Is the Consumer Agency in fact the Industry Agency?

Criticism is rising regarding the government’s way of handling the meetings to examine the mandatory labelling of genetically modified organisms and GMO food, held by the Consumer Agency since April, 2017. The opinion of the Agency seems to be stuck with the idea that no changes need to be made to the current labelling regime, in spite of continued arguments that the system must be improved.

In particular, food oils do not need to be labelled because GMO cannot be detected in such products. Also, if the ingredients that require GMO labelling are under 5% of the total weight, they do not need to be labelled. This has in effect meant that most processed foods are not giving the consumers the information they want. Consumers Union of Japan has repeatedly demanded that all GMO foods that we do not regard as safe should be properly labelled so that consumers have full information and are guaranteed the right to choose.

It is noteworthy that all GMO foods and ingredients must be labelled in the European Union, including food oils. CUJ has also repeatedly pointed out that the limit for unintended contamination in the European Union is as low as 0.9%, compared to 5% in Japan, and 3% in Taiwan as well as South Korea.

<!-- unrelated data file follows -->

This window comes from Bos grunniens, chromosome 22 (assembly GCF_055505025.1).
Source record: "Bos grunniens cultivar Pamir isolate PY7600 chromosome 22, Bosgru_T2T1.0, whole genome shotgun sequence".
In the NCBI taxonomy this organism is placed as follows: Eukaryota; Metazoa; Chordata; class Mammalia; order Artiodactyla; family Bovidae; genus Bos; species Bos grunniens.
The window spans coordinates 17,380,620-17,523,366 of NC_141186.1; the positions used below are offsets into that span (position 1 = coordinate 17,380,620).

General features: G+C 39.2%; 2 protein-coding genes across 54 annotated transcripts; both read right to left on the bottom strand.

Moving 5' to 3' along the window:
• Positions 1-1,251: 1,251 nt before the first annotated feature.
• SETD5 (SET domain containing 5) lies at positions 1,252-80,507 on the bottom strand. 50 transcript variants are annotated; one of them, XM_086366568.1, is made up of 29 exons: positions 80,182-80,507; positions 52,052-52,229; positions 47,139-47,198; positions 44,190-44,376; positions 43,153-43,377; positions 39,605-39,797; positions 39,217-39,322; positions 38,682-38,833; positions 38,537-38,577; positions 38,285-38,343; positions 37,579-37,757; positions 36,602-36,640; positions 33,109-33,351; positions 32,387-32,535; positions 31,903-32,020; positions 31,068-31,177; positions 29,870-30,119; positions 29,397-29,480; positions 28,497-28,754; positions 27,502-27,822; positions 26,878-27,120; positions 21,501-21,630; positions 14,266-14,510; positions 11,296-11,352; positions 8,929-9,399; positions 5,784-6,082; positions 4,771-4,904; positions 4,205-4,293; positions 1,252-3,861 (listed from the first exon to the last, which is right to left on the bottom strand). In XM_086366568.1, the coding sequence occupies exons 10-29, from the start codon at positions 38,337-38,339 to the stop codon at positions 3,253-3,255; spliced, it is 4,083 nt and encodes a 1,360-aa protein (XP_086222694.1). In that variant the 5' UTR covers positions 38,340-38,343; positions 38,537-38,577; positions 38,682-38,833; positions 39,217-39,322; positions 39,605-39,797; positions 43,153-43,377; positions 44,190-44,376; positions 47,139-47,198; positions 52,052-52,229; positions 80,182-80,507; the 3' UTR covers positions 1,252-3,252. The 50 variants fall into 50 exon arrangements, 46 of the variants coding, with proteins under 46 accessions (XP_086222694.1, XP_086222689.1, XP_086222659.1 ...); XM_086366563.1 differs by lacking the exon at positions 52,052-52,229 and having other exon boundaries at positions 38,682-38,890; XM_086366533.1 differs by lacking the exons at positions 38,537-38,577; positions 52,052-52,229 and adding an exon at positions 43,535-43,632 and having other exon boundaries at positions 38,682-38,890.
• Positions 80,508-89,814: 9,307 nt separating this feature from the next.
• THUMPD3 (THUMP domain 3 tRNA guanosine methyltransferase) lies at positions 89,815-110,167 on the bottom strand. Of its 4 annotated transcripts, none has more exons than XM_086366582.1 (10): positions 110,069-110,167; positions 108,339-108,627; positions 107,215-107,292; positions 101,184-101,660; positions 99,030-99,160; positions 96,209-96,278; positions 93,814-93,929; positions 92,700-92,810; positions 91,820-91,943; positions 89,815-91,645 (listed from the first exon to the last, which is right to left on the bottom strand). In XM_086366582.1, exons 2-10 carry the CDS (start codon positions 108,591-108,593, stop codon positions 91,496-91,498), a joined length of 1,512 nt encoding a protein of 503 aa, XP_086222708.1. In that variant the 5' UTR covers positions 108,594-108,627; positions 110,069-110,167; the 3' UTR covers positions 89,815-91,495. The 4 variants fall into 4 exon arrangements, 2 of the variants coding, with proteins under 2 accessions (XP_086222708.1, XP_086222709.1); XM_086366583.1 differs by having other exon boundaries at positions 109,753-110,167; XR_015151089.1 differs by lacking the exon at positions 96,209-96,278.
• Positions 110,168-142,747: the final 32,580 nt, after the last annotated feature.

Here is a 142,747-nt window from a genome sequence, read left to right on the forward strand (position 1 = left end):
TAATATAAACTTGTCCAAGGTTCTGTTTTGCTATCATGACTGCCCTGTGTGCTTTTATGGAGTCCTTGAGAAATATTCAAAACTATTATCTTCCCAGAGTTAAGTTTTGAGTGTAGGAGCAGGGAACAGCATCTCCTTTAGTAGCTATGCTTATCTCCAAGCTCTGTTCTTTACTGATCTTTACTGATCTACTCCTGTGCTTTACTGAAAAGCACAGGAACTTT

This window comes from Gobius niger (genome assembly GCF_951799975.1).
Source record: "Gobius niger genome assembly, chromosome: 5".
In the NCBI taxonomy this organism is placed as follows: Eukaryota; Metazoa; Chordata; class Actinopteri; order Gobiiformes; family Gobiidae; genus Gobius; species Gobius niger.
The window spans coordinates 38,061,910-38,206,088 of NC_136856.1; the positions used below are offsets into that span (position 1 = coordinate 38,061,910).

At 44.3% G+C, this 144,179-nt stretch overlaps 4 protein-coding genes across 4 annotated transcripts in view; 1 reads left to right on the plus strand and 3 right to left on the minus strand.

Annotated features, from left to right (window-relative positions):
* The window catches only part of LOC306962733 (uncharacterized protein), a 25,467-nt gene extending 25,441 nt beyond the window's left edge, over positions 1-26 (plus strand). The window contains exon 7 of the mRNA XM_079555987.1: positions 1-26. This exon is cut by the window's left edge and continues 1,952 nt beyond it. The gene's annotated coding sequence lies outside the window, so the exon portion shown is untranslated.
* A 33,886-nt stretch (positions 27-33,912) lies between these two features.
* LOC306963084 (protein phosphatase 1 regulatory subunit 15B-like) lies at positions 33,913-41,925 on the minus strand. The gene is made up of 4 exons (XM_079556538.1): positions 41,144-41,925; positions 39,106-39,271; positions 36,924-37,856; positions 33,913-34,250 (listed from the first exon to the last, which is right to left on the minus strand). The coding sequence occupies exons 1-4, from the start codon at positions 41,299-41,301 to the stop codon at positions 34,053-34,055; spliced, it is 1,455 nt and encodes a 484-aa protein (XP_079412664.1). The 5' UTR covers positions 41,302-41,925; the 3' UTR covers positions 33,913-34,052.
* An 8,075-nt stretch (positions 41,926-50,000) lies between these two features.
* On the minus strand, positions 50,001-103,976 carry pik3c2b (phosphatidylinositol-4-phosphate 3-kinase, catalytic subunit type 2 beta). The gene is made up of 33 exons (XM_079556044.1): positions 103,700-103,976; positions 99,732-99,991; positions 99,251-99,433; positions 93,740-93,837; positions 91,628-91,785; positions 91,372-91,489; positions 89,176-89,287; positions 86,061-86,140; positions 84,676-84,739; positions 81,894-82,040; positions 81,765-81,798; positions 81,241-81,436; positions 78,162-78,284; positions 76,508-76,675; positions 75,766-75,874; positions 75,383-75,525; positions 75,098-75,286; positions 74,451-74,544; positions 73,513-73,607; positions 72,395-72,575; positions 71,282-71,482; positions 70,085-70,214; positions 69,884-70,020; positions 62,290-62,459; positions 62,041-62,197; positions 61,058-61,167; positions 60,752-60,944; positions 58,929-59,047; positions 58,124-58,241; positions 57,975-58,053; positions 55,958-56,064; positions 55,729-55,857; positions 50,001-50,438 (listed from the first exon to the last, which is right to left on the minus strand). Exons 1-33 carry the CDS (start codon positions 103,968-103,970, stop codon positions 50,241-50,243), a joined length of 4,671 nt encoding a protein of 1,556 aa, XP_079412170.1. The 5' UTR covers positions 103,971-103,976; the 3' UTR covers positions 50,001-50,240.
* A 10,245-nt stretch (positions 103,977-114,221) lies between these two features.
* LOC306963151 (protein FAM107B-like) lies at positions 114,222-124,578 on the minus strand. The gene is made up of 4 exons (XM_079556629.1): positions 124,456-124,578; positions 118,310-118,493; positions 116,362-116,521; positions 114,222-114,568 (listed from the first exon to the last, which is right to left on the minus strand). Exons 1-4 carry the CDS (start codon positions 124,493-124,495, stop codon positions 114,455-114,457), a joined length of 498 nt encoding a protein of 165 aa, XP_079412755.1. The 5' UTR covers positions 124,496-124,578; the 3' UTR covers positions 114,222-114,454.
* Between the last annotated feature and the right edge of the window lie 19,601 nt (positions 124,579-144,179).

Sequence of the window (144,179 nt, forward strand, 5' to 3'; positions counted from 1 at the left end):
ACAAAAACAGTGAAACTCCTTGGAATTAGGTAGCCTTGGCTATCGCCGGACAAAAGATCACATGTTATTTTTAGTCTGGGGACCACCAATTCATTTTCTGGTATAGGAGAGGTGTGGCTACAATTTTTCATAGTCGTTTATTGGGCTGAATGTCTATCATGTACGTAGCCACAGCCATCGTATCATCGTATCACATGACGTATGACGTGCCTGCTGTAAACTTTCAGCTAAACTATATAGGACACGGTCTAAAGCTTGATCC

At the Consumer Agency’s meetings, the commissioner has taken to echo the industry standpoint, saying: “We can’t change the labelling rule to a lower percentage level”. Indeed we are wondering why the ideas from over 15 years ago still are so entrenched and why the current meetings appear to be useless. The reason is the Consumer Agency itself. There is just no enthusiasm to improve the system. We are beginning to hear the opinion that an agency that ignores consumers while completely accepting the requests by producers should be renamed, and instead be known as the “Industry Agency”

By Koketsu Michiyo, CUJ

November 27, 2017